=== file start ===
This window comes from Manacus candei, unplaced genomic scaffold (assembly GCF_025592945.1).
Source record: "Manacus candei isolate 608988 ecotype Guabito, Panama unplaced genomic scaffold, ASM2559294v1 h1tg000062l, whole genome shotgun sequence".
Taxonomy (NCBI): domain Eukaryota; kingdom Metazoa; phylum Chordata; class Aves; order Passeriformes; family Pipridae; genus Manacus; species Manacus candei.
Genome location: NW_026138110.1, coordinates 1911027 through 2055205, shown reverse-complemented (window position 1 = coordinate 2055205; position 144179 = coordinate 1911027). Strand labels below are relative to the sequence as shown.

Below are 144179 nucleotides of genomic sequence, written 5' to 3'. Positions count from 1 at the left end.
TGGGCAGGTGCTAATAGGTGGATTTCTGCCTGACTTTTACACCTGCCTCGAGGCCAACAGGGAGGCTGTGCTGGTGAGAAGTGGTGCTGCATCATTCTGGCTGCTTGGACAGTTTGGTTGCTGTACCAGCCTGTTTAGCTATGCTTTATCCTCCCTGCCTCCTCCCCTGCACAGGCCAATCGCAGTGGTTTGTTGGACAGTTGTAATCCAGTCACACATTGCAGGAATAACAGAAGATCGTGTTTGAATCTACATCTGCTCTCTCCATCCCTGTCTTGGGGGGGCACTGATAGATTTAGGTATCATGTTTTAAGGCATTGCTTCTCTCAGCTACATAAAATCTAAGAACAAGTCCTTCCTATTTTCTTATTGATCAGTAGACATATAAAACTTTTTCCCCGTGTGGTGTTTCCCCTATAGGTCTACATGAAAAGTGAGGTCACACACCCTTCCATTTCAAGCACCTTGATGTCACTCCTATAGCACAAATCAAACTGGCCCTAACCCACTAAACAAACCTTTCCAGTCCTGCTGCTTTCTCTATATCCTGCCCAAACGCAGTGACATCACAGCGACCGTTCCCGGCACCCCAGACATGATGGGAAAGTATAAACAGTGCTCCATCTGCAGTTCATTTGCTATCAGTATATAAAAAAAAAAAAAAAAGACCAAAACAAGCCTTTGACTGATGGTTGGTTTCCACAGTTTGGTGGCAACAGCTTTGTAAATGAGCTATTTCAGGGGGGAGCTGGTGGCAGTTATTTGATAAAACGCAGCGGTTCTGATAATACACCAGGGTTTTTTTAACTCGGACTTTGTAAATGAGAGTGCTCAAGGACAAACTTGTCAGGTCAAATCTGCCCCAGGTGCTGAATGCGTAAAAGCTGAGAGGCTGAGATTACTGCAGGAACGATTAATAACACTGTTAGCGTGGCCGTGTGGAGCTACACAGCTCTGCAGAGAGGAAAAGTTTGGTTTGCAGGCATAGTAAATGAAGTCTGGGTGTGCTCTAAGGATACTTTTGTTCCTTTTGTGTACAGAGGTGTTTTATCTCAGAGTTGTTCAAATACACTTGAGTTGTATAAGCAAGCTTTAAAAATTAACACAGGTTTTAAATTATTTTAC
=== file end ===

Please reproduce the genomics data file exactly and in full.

This window comes from Manacus candei, unplaced genomic scaffold (assembly GCF_025592945.1).
Source record: "Manacus candei isolate 608988 ecotype Guabito, Panama unplaced genomic scaffold, ASM2559294v1 h1tg000062l, whole genome shotgun sequence".
Taxonomy (NCBI): domain Eukaryota; kingdom Metazoa; phylum Chordata; class Aves; order Passeriformes; family Pipridae; genus Manacus; species Manacus candei.
Genome location: NW_026138110.1, coordinates 1911027 through 2055205, shown reverse-complemented (window position 1 = coordinate 2055205; position 144179 = coordinate 1911027). Strand labels below are relative to the sequence as shown.

Below are 144179 nucleotides of genomic sequence, written 5' to 3'. Positions count from 1 at the left end.
TGGGCAGGTGCTAATAGGTGGATTTCTGCCTGACTTTTACACCTGCCTCGAGGCCAACAGGGAGGCTGTGCTGGTGAGAAGTGGTGCTGCATCATTCTGGCTGCTTGGACAGTTTGGTTGCTGTACCAGCCTGTTTAGCTATGCTTTATCCTCCCTGCCTCCTCCCCTGCACAGGCCAATCGCAGTGGTTTGTTGGACAGTTGTAATCCAGTCACACATTGCAGGAATAACAGAAGATCGTGTTTGAATCTACATCTGCTCTCTCCATCCCTGTCTTGGGGGGGCACTGATAGATTTAGGTATCATGTTTTAAGGCATTGCTTCTCTCAGCTACATAAAATCTAAGAACAAGTCCTTCCTATTTTCTTATTGATCAGTAGACATATAAAACTTTTTCCCCGTGTGGTGTTTCCCCTATAGGTCTACATGAAAAGTGAGGTCACACACCCTTCCATTTCAAGCACCTTGATGTCACTCCTATAGCACAAATCAAACTGGCCCTAACCCACTAAACAAACCTTTCCAGTCCTGCTGCTTTCTCTATATCCTGCCCAAACGCAGTGACATCACAGCGACCGTTCCCGGCACCCCAGACATGATGGGAAAGTATAAACAGTGCTCCATCTGCAGTTCATTTGCTATCAGTATATAAAAAAAAAAAAAAAAGACCAAAACAAGCCTTTGACTGATGGTTGGTTTCCACAGTTTGGTGGCAACAGCTTTGTAAATGAGCTATTTCAGGGGGGAGCTGGTGGCAGTTATTTGATAAAACGCAGCGGTTCTGATAATACACCAGGGTTTTTTTAACTCGGACTTTGTAAATGAGAGTGCTCAAGGACAAACTTGTCAGGTCAAATCTGCCCCAGGTGCTGAATGCGTAAAAGCTGAGAGGCTGAGATTACTGCAGGAACGATTAATAACACTGTTAGCGTGGCCGTGTGGAGCTACACAGCTCTGCAGAGAGGAAAAGTTTGGTTTGCAGGCATAGTAAATGAAGTCTGGGTGTGCTCTAAGGATACTTTTGTTCCTTTTGTGTACAGAGGTGTTTTATCTCAGAGTTGTTCAAATACACTTGAGTTGTATAAGCAAGCTTTAAAAATTAACACAGGTTTTAAATTATTTTAC